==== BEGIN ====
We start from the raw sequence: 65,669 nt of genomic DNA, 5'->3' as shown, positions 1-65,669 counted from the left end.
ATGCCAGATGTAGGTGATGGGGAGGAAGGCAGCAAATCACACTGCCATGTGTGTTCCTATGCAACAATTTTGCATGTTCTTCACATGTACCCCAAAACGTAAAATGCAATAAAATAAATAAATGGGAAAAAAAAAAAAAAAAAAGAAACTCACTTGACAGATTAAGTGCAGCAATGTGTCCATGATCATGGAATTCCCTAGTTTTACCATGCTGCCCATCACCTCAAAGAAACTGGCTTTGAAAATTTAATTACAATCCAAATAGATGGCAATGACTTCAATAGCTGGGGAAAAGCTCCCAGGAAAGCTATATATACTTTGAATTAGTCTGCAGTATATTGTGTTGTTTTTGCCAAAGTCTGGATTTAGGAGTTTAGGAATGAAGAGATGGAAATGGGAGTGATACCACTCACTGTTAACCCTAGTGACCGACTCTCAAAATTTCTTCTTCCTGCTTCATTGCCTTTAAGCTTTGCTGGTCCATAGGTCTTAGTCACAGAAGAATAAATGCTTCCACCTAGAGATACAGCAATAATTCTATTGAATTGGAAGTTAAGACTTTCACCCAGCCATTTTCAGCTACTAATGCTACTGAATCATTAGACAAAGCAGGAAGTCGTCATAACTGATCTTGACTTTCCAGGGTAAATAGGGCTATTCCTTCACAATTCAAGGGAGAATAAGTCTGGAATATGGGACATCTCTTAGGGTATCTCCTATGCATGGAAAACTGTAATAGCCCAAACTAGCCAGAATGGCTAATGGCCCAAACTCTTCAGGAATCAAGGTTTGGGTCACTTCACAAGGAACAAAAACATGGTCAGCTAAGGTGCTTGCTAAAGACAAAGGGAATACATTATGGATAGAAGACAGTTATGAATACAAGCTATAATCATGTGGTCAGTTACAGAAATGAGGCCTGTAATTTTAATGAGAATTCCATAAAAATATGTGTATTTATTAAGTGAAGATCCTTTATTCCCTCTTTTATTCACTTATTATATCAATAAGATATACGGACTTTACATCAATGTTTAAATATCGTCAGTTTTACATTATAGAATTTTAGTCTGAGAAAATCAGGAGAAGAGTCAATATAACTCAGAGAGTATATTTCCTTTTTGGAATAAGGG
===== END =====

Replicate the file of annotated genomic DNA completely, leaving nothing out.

We start from the raw sequence: 65,669 nt of genomic DNA, 5'->3' as shown, positions 1-65,669 counted from the left end.
ATGCCAGATGTAGGTGATGGGGAGGAAGGCAGCAAATCACACTGCCATGTGTGTTCCTATGCAACAATTTTGCATGTTCTTCACATGTACCCCAAAACGTAAAATGCAATAAAATAAATAAATGGGAAAAAAAAAAAAAAAAAAGAAACTCACTTGACAGATTAAGTGCAGCAATGTGTCCATGATCATGGAATTCCCTAGTTTTACCATGCTGCCCATCACCTCAAAGAAACTGGCTTTGAAAATTTAATTACAATCCAAATAGATGGCAATGACTTCAATAGCTGGGGAAAAGCTCCCAGGAAAGCTATATATACTTTGAATTAGTCTGCAGTATATTGTGTTGTTTTTGCCAAAGTCTGGATTTAGGAGTTTAGGAATGAAGAGATGGAAATGGGAGTGATACCACTCACTGTTAACCCTAGTGACCGACTCTCAAAATTTCTTCTTCCTGCTTCATTGCCTTTAAGCTTTGCTGGTCCATAGGTCTTAGTCACAGAAGAATAAATGCTTCCACCTAGAGATACAGCAATAATTCTATTGAATTGGAAGTTAAGACTTTCACCCAGCCATTTTCAGCTACTAATGCTACTGAATCATTAGACAAAGCAGGAAGTCGTCATAACTGATCTTGACTTTCCAGGGTAAATAGGGCTATTCCTTCACAATTCAAGGGAGAATAAGTCTGGAATATGGGACATCTCTTAGGGTATCTCCTATGCATGGAAAACTGTAATAGCCCAAACTAGCCAGAATGGCTAATGGCCCAAACTCTTCAGGAATCAAGGTTTGGGTCACTTCACAAGGAACAAAAACATGGTCAGCTAAGGTGCTTGCTAAAGACAAAGGGAATACATTATGGATAGAAGACAGTTATGAATACAAGCTATAATCATGTGGTCAGTTACAGAAATGAGGCCTGTAATTTTAATGAGAATTCCATAAAAATATGTGTATTTATTAAGTGAAGATCCTTTATTCCCTCTTTTATTCACTTATTATATCAATAAGATATACGGACTTTACATCAATGTTTAAATATCGTCAGTTTTACATTATAGAATTTTAGTCTGAGAAAATCAGGAGAAGAGTCAATATAACTCAGAGAGTATATTTCCTTTTTGGAATAAGGG